2018 Social Security Reference Guide

2018 Social Security Reference Guide

  • 05 Mar 0
Social Security encompasses retirement benefits, disability
benefits, and is intertwined with Medicare benefits. This guide
focuses on Social Security retirement benefits, the most common
association of the term Social Security. There are currently
more than 50 million people receiving Social Security retirement
benefits (i.e., Old Age and Survivor Insurance or OASI). 

Social Security Employment Tax
While you are working, you and your employer each pay 6.2%
(7.65% each including Medicare). Social Security taxes are paid
on the first $128,400 of income (2018).

Minimum Eligibility Requirements
In order to qualify for Social Security retirement benefits on
your own record, you need to earn a minimum of 40 credits,
equivalent to ten years of Social Security-eligible work history.
You accrue one credit for each $1,320 in earnings (2018), up to a
maximum of 4 credits per year.

How Benefits Are Calculated
Your Social Security benefit at Full Retirement Age (FRA) is
calculated based upon indexed (inflation-adjusted) earnings
of your highest 35 years, subject to annual income caps (e.g.,
$128,400 in 2018). The estimated average monthly Social
Security benefit of a retired worker in January 2018 is $1,404
($16,848/year) after a 2.0% Cost of Living Adjustment (COLA).
The average total for couples who are both are receiving benefits
is $2,340 ($28,080/year). The maximum Social Security benefit
for a worker retiring at Full Retirement Age in 2018 is $2,788
($33,456/year).

How to Find Out Your Own Benefit Information
After going back and forth on the issue over the last several
years, the Social Security Administration announced in January
2017 that, in a cost-cutting effort, they would stop physically
mailing Social Security statements to all individuals. However, the
Social Security website allows you to obtain your Social Security
statement online by signing up for a mySocial Security account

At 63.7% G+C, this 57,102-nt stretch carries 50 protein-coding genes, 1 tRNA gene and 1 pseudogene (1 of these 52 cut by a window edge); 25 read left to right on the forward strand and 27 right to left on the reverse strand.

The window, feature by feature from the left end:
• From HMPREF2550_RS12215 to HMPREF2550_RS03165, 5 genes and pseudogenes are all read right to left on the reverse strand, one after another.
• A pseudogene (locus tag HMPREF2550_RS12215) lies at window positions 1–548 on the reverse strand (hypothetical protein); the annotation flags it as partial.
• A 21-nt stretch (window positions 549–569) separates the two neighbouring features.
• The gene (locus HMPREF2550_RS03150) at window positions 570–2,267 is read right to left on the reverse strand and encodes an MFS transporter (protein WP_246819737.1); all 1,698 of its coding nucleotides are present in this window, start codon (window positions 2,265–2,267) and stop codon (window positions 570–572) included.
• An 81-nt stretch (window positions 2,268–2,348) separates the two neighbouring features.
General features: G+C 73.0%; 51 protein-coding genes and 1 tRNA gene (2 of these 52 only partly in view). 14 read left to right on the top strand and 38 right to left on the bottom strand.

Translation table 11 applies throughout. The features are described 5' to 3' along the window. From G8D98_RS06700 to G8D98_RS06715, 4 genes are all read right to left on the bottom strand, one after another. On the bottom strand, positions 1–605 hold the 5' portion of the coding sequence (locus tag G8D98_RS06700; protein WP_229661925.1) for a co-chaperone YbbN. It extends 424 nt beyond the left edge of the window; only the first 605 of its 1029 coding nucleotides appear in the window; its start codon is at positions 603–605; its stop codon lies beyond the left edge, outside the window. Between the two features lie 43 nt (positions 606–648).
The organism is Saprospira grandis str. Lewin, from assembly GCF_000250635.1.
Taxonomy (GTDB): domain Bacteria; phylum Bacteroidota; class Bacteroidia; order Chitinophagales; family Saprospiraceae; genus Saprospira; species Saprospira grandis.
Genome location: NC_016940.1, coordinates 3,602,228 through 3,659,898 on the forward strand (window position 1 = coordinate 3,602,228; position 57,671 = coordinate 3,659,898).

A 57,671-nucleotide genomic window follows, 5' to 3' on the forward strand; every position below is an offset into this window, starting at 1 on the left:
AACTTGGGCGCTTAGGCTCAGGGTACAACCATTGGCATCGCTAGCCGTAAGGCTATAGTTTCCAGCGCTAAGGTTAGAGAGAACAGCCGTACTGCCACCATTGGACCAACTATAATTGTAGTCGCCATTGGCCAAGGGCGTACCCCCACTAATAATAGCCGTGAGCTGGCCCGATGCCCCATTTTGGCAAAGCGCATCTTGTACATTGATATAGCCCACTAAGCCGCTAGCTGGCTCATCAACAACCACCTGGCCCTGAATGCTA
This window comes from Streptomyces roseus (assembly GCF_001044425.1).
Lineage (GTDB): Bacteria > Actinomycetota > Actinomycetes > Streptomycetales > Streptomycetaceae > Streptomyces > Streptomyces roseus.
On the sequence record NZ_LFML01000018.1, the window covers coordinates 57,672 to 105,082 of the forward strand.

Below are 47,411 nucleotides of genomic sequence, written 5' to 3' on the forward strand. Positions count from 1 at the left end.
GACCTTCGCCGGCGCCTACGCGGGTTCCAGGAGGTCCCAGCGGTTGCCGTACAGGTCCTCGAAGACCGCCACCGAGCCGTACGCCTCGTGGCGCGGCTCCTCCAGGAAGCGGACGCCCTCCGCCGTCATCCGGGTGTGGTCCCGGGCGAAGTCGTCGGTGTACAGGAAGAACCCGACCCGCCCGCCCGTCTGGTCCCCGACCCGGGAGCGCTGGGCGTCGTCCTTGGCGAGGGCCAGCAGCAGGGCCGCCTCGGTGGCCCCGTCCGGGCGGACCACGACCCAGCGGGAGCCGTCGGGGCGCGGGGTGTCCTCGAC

or estimate benefits using one of several tools.
MySocialSecurity: https://www.ssa.gov/myaccount
Tools: https://www.ssa.gov/planners/benefitcalculators.html

Taxes on Benefits
Depending on your income in retirement, a portion of your Social
Security benefit payment may be subject to taxes. The table
below shows the percentage of your Social Security benefit that
could be subject to taxation, depending on income.

Income Range  
Single FilerMarried Filing
Jointly
% of Social
Security Subject to Taxation
$0 - $25,000$0 – $32,0000%
$25,000 - $34,000$32,000 - $44,00050%
$34,000+$44,000+85%

Spousal Benefits
If you have never worked, or if you have worked but your own
benefit amounts to less than half of your spouse’s Full Retirement
Age benefit, you can receive a spousal benefit. Spousal benefits
are equivalent to one-half of your spouse’s Full Retirement Age
benefit at your own FRA, or less if taken prior to your own FRA
(e.g., as early as age 62). Spousal benefits do not go up or down
based on when the primary Social Security recipient files for
benefits, but the primary recipient must file for benefits in order
for the spouse to receive a spousal benefit. Spousal benefits do
not continue to increase after you reach Full Retirement Age. The
table below shows the spousal benefit by percentage, depending
on when benefits are taken.

AgeFull Retirement
Age of 66
Full Retirement
Age of 67
6235%32.5%
6337.5%35%
6441.7%37.5%
6545.8%41.7%
6650% (FRA)45.8%
6750%50% (FRA)

Spousal Benefits for Divorcees
You may qualify for a spousal benefit from a previous spouse.
In order to qualify, you must have been married for 10 or more
years, currently be unmarried, and age 62 or older. The percent
of the spousal benefit is the same as for married spouses (see
table above). As long as you have been divorced for at least
two years, you can receive spousal benefits if your ex-spouse
is eligible to receive benefits (regardless of whether they have
actually filed for benefits or not).

Survivor Benefits
Surviving spouses, surviving ex-spouses, and other family
members may qualify for varying levels of Social Security
survivor benefits when the primary recipient dies. Most notably,
among married spouses, the higher of the two Social Security
benefits lives on when one spouse passes away.

Cost of Living Adjustment (COLA)
Social Security payments go up over time in order to keep
up with inflation. COLAs are determined annually based on
increases in the Consumer Price Index for Urban Wage Earners
and Clerical Workers (CPI-W). The following table shows the
Social Security cost of living adjustment for each of the last 15
years.

2004 – 2.1%2009 – 5.8%2014 – 1.5%
2005 – 2.7%2010 – 0.0%2015 – 1.7%
2006 – 4.1%2011 – 0.0%2016 – 0.0%